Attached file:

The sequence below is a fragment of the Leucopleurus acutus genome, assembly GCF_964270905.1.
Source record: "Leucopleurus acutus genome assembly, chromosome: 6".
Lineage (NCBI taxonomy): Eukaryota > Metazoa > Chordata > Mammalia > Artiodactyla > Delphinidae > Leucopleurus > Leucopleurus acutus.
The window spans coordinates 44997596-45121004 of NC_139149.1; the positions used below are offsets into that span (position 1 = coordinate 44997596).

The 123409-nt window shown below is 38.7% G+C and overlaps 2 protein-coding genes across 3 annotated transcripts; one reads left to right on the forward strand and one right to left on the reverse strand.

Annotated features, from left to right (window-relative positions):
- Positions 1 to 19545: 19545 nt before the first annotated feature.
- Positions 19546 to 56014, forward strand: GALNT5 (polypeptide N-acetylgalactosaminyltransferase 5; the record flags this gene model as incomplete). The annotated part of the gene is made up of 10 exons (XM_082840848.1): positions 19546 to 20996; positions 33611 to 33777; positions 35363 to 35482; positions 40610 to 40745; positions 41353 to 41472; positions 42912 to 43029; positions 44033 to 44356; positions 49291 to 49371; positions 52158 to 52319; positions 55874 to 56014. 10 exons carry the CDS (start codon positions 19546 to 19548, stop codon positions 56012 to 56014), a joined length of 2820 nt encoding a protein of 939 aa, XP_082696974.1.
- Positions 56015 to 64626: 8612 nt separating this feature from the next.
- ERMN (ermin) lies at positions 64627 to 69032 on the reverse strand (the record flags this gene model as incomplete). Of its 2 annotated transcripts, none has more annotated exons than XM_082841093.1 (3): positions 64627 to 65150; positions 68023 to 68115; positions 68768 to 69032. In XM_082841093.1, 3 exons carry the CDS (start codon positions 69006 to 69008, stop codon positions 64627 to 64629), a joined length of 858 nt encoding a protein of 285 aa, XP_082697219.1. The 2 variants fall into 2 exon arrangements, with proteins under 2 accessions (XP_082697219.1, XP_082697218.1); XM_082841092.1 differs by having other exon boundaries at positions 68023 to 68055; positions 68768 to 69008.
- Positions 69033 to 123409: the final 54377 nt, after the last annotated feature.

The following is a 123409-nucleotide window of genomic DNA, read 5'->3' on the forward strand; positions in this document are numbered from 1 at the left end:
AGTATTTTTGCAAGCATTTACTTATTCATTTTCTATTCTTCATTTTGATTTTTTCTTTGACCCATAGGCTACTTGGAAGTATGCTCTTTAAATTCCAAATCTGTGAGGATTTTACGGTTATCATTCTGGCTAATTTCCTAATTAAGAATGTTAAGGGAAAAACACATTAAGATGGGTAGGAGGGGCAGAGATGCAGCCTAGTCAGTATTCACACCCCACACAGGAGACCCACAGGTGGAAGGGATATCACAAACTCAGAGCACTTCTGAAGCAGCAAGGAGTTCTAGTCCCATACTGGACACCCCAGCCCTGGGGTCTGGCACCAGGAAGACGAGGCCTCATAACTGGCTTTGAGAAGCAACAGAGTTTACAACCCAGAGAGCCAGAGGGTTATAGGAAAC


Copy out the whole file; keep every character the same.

The sequence below is a fragment of the Leucopleurus acutus genome, assembly GCF_964270905.1.
Source record: "Leucopleurus acutus genome assembly, chromosome: 6".
Lineage (NCBI taxonomy): Eukaryota > Metazoa > Chordata > Mammalia > Artiodactyla > Delphinidae > Leucopleurus > Leucopleurus acutus.
The window spans coordinates 44997596-45121004 of NC_139149.1; the positions used below are offsets into that span (position 1 = coordinate 44997596).

The 123409-nt window shown below is 38.7% G+C and overlaps 2 protein-coding genes across 3 annotated transcripts; one reads left to right on the forward strand and one right to left on the reverse strand.

Annotated features, from left to right (window-relative positions):
- Positions 1 to 19545: 19545 nt before the first annotated feature.
- Positions 19546 to 56014, forward strand: GALNT5 (polypeptide N-acetylgalactosaminyltransferase 5; the record flags this gene model as incomplete). The annotated part of the gene is made up of 10 exons (XM_082840848.1): positions 19546 to 20996; positions 33611 to 33777; positions 35363 to 35482; positions 40610 to 40745; positions 41353 to 41472; positions 42912 to 43029; positions 44033 to 44356; positions 49291 to 49371; positions 52158 to 52319; positions 55874 to 56014. 10 exons carry the CDS (start codon positions 19546 to 19548, stop codon positions 56012 to 56014), a joined length of 2820 nt encoding a protein of 939 aa, XP_082696974.1.
- Positions 56015 to 64626: 8612 nt separating this feature from the next.
- ERMN (ermin) lies at positions 64627 to 69032 on the reverse strand (the record flags this gene model as incomplete). Of its 2 annotated transcripts, none has more annotated exons than XM_082841093.1 (3): positions 64627 to 65150; positions 68023 to 68115; positions 68768 to 69032. In XM_082841093.1, 3 exons carry the CDS (start codon positions 69006 to 69008, stop codon positions 64627 to 64629), a joined length of 858 nt encoding a protein of 285 aa, XP_082697219.1. The 2 variants fall into 2 exon arrangements, with proteins under 2 accessions (XP_082697219.1, XP_082697218.1); XM_082841092.1 differs by having other exon boundaries at positions 68023 to 68055; positions 68768 to 69008.
- Positions 69033 to 123409: the final 54377 nt, after the last annotated feature.

The following is a 123409-nucleotide window of genomic DNA, read 5'->3' on the forward strand; positions in this document are numbered from 1 at the left end:
AGTATTTTTGCAAGCATTTACTTATTCATTTTCTATTCTTCATTTTGATTTTTTCTTTGACCCATAGGCTACTTGGAAGTATGCTCTTTAAATTCCAAATCTGTGAGGATTTTACGGTTATCATTCTGGCTAATTTCCTAATTAAGAATGTTAAGGGAAAAACACATTAAGATGGGTAGGAGGGGCAGAGATGCAGCCTAGTCAGTATTCACACCCCACACAGGAGACCCACAGGTGGAAGGGATATCACAAACTCAGAGCACTTCTGAAGCAGCAAGGAGTTCTAGTCCCATACTGGACACCCCAGCCCTGGGGTCTGGCACCAGGAAGACGAGGCCTCATAACTGGCTTTGAGAAGCAACAGAGTTTACAACCCAGAGAGCCAGAGGGTTATAGGAAAC